United Airlines Delays Boeing 737 MAX Delivery Schedule
As it prepares for a new reality following the COVID-19 pandemic, United Airlines has decided to delay the…
As it prepares for a new reality following the COVID-19 pandemic, United Airlines has decided to delay the number of Boeing 737 MAX aircraft that it had planned to add to its fleet. Instead of its original order, United Airlines is now going to take less than half the number of MAXs it wanted over the next couple of years.
During a first-quarter earnings call on Friday, United Airlines chief financial officer Gerry Laderman said that the full-service carrier is planning to emerge from the coronavirus crisis as a much different airline.
United now wants just 40 Boeing 737 MAXs
Instead of its pre-coronavirus order, the Chicago-headquartered airline will now receive 40 737 MAX aircraft from the Seattle planemaker by the end of 2021. This new reality means that United has delayed more than half its order with Boeing for the currently still grounded plane.
As far as the first deliveries of the 737 MAX are concerned, United says it is dependent on regulators re-certifying the plane. The Boeing 737 MAX was subject to a worldwide grounding in March of 2019 following two deadly crashes that killed 346 people. If the Boeing 737 MAX receives re-certification soon, United says it could take 16 aircraft this year and 24 planes in 2021.
As well as the new MAX aircraft, United says it is committed to receiving eight Boeing 787-9s this year and eight 787-10s the following year. Both models of the aircraft United had on order were already under construction before the coronavirus struck.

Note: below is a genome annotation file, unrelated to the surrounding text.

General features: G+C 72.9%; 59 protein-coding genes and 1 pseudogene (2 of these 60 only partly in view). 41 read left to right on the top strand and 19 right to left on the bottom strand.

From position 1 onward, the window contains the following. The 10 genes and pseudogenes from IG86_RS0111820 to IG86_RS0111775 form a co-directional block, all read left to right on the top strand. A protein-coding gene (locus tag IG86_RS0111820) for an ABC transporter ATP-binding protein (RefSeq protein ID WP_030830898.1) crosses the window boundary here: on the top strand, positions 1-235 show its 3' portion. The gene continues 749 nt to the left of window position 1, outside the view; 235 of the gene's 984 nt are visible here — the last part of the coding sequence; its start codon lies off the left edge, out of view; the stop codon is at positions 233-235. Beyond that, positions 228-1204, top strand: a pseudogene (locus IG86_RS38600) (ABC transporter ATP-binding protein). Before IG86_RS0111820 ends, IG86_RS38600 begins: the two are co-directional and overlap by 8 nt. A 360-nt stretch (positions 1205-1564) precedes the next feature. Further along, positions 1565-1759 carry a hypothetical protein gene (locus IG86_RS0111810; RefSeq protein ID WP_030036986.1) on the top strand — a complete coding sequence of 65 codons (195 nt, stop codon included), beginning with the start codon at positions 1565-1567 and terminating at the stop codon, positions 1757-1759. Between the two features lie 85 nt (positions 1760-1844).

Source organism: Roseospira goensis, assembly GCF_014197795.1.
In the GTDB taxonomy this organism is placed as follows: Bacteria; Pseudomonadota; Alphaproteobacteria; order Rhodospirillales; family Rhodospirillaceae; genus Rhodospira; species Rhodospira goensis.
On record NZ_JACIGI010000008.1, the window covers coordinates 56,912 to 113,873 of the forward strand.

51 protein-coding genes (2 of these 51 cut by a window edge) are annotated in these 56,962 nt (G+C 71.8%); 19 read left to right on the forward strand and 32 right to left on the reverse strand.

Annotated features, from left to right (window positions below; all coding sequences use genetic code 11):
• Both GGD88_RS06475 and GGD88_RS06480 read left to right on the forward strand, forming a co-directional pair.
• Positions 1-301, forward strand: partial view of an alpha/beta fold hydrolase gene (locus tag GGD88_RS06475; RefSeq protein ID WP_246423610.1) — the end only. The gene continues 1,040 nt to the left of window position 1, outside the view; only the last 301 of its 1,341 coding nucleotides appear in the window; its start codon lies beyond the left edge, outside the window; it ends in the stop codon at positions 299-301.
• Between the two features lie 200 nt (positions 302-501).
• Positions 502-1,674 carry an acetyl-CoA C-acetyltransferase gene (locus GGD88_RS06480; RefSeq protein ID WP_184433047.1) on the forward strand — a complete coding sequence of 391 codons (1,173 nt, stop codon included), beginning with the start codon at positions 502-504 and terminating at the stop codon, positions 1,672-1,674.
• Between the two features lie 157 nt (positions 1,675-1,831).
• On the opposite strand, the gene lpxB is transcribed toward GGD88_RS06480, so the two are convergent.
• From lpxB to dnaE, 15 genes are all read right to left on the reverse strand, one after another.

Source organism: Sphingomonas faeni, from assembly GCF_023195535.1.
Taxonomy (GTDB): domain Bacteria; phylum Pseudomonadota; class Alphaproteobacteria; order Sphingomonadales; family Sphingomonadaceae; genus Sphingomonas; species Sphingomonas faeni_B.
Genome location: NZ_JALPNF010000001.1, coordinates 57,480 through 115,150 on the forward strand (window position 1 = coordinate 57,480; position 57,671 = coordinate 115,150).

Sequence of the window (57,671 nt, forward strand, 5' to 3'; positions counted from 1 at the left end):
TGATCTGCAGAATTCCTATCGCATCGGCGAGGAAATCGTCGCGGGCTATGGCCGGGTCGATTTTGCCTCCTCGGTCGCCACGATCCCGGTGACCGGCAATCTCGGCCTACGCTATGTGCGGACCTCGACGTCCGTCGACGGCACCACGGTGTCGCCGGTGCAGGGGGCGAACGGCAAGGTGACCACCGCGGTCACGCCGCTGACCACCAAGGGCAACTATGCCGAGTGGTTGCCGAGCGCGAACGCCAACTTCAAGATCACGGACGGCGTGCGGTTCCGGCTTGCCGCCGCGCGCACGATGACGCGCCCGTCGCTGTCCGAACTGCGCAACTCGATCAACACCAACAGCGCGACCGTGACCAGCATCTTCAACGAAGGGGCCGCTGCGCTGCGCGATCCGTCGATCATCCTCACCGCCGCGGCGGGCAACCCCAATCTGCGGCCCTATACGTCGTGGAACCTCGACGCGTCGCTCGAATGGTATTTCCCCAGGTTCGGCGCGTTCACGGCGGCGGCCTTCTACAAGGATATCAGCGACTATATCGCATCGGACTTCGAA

Boeing has had to cut production of the 787 and 777
Regarding United Airlines decision to delay its request, aviation website The Points Guy quotes Boeing’s president and CEO David Calhoun as saying:
“We’ve been having intense discussions for the better part of a month with our MAX customers over deliveries.”
It is not just the MAX where Boeing is taking a hit with a demand for widebody 777 and 787 also under pressure. Airlines cannot hold onto their older planes forever and know there is a lag time between ordering and delivery. Long-term goals must also come into consideration, even though they may be temporarily put on hold until the industry recovers.
As things stand right now, airlines are starting to realize that there is no quick fix to get people flying again. With all the social distancing, face masks, and blood tests being floated as ideas, knowing where to start is a problem in itself. Ideally, airline bosses are waiting on government advice on what they must do and the lifting of quarantines for international travel before they can come up with a workable plan.
United will emerge from COVID-19 a much different airline
United for its part seems to be taking a worst-case scenario approach with company president Scott Kirkby saying on Friday:
“Disney World needs to be open… Cafes and museums in Paris need to be open before people go back.”
While all this is going on, United has cut its capacity by 90% and is considering what it will do with furloughed employees once the CARES Act assistance expires on September 30.
“When we emerge from this, United Airlines — and the airline industry — is going to look different,” said Kirby.
Any way you look at the airline situation, you cannot see a ray of sunshine. They are all hoping that things pick up sooner rather than later, yet with governments rightly being afraid to lift restrictions too soon, the public is right to stay closer to home.